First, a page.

Clarinetist Andrea Cheeseman infuses every note of her performances with a sense of passion and purpose. It is with this intentionality that she approaches Ravello Records’ SOMEWHERE, an album of electroacoustic works that expand the clarinet repertoire to new heights while also showcasing Cheeseman in the genre where she feels most at home.
The title, SOMEWHERE, is deeply telling—listeners are taken somewhere new, somewhere completely different, with every piece. This does not, however, suggest a lack of cohesion throughout the album. In fact, each piece fits together as neatly as the connection between the clarinet and the computer. The atmospheric nature of the first three pieces—the fluid Arioso/Doubles, the e.e. cummings-inspired somewhere, and Messy whose title is derived from a young daughter’s analysis of her mother’s abstract paintings—creates space for Cheeseman to fully express herself. SOMEWHERE moves into a more rigid, angular soundscape with Ultraviolet and Penelope’s Song, the latter using recordings of a weaving loom as a foundation for the lonely but resolute responses to challenges by Odysseus’ faithful wife in Homer’s epic. The album then moves back to its earlier meditative space with the ebbs and flows of Breath before concluding with the shimmering textures and harmonics of Favorable Odds.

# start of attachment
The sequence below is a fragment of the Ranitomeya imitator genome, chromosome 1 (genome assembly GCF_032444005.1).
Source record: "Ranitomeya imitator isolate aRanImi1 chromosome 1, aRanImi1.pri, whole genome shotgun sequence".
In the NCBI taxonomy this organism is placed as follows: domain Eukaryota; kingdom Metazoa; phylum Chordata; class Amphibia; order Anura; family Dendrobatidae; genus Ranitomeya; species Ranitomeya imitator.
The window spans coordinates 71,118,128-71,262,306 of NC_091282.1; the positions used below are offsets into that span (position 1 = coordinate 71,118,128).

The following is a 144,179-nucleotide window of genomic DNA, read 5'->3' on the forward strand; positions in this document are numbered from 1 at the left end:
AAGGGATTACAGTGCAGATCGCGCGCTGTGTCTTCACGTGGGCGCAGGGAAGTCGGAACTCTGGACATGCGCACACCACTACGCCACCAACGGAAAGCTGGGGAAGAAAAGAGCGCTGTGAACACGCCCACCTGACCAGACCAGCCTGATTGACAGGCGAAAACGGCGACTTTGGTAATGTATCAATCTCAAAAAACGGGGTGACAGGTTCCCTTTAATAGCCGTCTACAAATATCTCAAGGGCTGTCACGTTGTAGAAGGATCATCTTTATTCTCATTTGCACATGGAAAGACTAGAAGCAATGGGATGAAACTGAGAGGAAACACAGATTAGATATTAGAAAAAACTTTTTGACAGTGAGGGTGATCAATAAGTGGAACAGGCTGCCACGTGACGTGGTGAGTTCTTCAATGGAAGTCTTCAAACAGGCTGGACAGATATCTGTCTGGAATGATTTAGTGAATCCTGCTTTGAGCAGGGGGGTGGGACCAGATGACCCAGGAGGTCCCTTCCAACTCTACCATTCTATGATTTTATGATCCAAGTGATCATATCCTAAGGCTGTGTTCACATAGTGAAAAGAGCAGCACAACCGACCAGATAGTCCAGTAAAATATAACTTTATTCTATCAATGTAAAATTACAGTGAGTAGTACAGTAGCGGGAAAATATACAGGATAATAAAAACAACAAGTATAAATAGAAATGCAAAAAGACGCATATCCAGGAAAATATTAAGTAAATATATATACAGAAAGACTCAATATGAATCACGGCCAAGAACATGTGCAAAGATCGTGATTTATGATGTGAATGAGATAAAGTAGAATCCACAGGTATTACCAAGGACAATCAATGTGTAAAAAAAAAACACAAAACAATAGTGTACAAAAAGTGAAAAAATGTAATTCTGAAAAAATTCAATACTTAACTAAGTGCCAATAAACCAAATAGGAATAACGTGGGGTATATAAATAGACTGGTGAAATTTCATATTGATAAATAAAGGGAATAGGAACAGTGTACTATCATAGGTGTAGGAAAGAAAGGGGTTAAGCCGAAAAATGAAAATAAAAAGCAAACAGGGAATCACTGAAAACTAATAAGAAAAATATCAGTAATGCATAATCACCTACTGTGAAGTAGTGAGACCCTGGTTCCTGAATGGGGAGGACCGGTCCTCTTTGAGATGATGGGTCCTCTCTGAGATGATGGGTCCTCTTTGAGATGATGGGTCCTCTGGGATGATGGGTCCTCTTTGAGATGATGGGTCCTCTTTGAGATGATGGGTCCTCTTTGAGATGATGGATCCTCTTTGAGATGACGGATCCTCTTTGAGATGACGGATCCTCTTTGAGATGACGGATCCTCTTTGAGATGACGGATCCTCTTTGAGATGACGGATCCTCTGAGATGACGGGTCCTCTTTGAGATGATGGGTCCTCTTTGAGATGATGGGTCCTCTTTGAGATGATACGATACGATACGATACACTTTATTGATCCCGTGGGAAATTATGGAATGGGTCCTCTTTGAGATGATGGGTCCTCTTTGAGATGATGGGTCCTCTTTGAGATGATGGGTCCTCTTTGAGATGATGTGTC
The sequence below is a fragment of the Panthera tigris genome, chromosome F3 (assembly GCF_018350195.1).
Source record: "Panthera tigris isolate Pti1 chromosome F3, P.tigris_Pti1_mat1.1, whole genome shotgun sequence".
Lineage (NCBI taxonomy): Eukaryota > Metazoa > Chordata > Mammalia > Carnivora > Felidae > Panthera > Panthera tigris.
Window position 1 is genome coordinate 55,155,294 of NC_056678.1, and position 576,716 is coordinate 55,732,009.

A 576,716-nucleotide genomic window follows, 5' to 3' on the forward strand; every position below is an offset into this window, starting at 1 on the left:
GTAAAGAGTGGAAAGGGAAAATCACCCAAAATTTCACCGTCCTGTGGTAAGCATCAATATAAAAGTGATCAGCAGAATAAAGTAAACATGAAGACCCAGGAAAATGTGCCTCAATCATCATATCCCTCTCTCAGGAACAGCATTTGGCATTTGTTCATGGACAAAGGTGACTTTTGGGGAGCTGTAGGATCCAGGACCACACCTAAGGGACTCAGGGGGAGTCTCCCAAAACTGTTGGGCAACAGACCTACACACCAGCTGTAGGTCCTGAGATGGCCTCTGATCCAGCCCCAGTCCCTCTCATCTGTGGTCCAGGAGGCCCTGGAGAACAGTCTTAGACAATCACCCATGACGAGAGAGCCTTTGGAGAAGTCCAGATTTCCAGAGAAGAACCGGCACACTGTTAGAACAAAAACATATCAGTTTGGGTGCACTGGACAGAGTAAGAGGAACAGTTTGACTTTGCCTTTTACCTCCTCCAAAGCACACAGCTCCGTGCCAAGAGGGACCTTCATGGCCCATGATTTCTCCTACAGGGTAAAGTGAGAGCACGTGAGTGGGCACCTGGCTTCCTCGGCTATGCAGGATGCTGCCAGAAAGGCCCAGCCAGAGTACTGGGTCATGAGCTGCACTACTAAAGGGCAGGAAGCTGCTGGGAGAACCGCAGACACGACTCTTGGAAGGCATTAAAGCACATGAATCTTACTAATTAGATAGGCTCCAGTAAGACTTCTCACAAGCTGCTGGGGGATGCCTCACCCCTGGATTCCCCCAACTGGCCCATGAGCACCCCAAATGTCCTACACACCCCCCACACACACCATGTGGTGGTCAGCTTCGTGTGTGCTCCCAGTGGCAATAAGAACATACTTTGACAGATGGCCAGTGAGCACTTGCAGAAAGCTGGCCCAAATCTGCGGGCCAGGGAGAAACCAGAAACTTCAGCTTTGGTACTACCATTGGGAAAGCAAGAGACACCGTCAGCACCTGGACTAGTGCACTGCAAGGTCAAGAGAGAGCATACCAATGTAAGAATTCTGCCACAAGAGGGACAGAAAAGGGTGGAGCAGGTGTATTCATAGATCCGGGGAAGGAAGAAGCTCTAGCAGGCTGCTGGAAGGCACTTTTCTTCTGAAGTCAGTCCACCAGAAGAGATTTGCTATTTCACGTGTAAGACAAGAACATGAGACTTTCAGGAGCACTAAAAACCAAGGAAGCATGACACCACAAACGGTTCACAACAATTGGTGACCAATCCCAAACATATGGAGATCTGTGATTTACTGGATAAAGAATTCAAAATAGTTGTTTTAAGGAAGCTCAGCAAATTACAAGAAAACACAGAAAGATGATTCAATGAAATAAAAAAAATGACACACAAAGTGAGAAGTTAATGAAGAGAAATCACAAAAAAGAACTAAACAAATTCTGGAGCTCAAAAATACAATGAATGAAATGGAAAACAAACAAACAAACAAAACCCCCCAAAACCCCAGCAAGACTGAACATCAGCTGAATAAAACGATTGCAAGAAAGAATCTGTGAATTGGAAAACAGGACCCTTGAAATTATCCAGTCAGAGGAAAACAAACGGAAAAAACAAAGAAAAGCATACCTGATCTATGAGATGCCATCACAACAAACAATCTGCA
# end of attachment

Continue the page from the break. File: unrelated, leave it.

SOMEWHERE creates a one-of-a-kind dialogue between this symbiotic musical pairing. Cheeseman’s thoughtful, nuanced, and altogether captivating performances welcome listeners into an experience they won’t want to miss.